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Stimulus Talks Ongoing, Including Possibility of Compromise Bill, Despite Trump Cancellation

  • White House has reportedly said it is willing to consider a comprehensive bill after President Donald Trump pulled the plug on talks on this issue earlier this week
  • Significant differences over the cost and scope of new COVID-19 relief have stymied efforts to pass a bipartisan measure, despite common ground on several issues
  • Stock market buoyed by new hope over stimulus, but economists warn that a comprehensive measure – or even standalone relief bills – may not be approved

House Speaker Nancy Pelosi and Treasury Secretary Steven Mnuchin are continuing negotiations on a comprehensive COVID-19 relief bill, despite President Donald Trump’s abrupt decision to cancel these talks earlier this week. While this news has helped improve the stock market, which rose on indicators that the parties were approaching an agreement and plunged after Trump’s decision, uncertainties remain over whether a compromise bill or even any standalone relief bills might be approved in the near future.

Pelosi and Mnuchin spoke for 40 minutes on Thursday, with Mnuchin indicating that the Trump Administration would still be open to a larger bill supporting money for jobless benefits, airline aid, state and local funds, and other relief. The White House indicated that while it has generally favored a more narrow approach to new COVID-19 relief and would not be willing to accept a $2.2 trillion measure passed by House Democrats, it could still accept a larger figure than Republicans have previously floated.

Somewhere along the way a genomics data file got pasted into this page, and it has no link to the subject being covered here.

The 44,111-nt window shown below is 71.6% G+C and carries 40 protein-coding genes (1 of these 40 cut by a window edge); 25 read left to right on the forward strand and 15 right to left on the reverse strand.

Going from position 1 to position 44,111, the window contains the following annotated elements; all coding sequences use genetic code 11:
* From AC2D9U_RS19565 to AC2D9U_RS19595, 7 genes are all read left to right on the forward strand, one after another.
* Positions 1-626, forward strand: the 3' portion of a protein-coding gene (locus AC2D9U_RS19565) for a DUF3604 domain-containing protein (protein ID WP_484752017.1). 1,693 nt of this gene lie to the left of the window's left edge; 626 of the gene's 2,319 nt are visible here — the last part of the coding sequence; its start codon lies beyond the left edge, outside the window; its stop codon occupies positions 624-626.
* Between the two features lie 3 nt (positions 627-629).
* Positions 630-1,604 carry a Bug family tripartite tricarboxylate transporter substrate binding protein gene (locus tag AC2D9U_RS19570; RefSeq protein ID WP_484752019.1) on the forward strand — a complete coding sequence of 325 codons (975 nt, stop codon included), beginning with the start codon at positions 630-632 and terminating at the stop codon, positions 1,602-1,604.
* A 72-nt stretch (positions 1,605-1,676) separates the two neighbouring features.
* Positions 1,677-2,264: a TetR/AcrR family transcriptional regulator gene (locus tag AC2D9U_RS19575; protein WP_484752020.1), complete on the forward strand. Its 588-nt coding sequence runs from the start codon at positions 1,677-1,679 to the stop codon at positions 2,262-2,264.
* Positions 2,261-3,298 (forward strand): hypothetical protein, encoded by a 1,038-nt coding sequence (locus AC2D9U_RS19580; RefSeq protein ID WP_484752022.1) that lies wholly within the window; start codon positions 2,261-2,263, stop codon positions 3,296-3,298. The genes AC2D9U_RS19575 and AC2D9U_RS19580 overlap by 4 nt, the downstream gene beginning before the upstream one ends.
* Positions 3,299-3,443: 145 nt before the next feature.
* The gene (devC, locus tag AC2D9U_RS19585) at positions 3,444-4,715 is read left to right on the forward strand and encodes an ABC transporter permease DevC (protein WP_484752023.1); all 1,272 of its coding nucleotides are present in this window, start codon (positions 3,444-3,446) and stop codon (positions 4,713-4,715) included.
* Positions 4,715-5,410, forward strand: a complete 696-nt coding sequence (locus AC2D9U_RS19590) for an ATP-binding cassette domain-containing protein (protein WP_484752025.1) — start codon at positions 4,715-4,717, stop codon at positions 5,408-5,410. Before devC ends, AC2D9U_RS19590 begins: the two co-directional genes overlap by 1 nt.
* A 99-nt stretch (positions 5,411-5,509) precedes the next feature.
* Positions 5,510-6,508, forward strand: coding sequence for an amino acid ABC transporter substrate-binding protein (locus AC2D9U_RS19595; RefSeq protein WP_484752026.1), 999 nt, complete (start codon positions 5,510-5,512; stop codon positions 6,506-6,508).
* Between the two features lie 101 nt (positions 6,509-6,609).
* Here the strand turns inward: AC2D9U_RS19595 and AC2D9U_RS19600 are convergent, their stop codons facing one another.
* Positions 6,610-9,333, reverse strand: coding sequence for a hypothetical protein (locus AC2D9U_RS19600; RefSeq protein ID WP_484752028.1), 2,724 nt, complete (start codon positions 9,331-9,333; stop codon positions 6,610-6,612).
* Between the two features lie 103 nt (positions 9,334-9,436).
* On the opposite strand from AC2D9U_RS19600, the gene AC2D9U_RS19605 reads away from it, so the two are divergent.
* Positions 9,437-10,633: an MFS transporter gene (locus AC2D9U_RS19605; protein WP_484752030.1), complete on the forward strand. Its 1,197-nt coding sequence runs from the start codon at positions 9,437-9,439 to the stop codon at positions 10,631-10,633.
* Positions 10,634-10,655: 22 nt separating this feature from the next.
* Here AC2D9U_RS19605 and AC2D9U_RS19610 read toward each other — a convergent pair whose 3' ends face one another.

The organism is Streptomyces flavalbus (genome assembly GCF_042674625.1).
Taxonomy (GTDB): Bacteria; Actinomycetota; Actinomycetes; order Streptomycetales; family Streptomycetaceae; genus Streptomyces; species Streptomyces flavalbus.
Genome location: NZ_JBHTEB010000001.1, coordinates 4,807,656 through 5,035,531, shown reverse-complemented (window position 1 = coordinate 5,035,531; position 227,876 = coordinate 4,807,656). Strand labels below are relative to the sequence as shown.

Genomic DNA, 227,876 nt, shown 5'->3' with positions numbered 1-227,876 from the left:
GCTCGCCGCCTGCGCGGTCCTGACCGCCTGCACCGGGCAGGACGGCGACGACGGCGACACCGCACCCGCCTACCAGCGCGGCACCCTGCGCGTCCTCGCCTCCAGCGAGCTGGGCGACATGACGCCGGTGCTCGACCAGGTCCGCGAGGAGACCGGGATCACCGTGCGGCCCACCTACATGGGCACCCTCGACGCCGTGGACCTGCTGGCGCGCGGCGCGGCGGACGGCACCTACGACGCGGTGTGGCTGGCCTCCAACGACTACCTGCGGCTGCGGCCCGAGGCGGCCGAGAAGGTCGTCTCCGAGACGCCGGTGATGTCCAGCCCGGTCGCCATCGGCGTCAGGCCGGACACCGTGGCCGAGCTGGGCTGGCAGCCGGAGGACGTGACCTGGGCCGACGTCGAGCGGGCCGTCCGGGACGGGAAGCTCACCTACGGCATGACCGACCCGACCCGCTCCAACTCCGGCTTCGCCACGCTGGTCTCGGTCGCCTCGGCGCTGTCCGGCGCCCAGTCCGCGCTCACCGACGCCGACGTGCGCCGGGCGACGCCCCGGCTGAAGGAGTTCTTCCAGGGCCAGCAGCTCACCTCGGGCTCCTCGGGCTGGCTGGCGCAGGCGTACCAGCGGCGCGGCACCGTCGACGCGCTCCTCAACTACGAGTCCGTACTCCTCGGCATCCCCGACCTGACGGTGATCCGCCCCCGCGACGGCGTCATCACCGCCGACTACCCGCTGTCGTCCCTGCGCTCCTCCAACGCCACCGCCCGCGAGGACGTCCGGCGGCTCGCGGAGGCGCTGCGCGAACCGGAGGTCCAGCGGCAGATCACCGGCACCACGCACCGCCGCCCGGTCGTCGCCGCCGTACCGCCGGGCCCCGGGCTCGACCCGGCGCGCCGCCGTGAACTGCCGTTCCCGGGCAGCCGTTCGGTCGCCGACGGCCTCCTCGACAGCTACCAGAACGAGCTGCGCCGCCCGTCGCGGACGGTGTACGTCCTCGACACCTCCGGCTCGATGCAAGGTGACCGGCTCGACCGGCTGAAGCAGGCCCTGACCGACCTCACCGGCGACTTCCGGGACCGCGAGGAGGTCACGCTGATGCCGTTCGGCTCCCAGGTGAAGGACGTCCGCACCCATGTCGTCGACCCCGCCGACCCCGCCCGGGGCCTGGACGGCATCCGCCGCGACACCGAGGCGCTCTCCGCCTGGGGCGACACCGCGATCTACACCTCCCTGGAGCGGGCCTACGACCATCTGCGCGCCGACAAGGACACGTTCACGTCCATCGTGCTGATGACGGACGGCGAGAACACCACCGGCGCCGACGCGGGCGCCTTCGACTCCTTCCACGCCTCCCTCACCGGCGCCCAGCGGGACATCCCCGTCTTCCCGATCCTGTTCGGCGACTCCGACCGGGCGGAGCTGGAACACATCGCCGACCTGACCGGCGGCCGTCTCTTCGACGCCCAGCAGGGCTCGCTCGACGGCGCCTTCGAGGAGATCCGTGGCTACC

Trump cut off talks on Tuesday, indicating that he was angered by Pelosi’s rejection of a $1.6 trillion proposal offered by Mnuchin. He later reversed course somewhat, saying he would support standalone bills for airline relief and renewed funding for the Paycheck Protection Program to support small businesses. On Thursday morning, he said earlier negotiations had not been working out but considered the revived ones to be “very productive.”

Some Democrats have indicated support for a piecemeal support for new COVID-19 relief, but they have largely opposed it due to concerns that this approach will not fully address the problems caused by the pandemic. Although she previously suggested that a standalone bill for airline aid might be necessary, Pelosi has since said she won’t support such a measure unless it is part of a larger package.

Significant hurdles remain as any compromise measure passed in the House must win enough support in the Senate, which has favored a skinnier approach to relief. Senate Majority Leader Mitch McConnell reportedly advised Trump that any deal struck by Pelosi and Mnuchin would be unlikely to pass the Senate. However, a Goldman Sachs economist has also suggested that standalone bills may not fare much better, since lawmakers from both parties are likely to diminish the chances of their success by attaching additional measures to popular proposals like new PPP funding.

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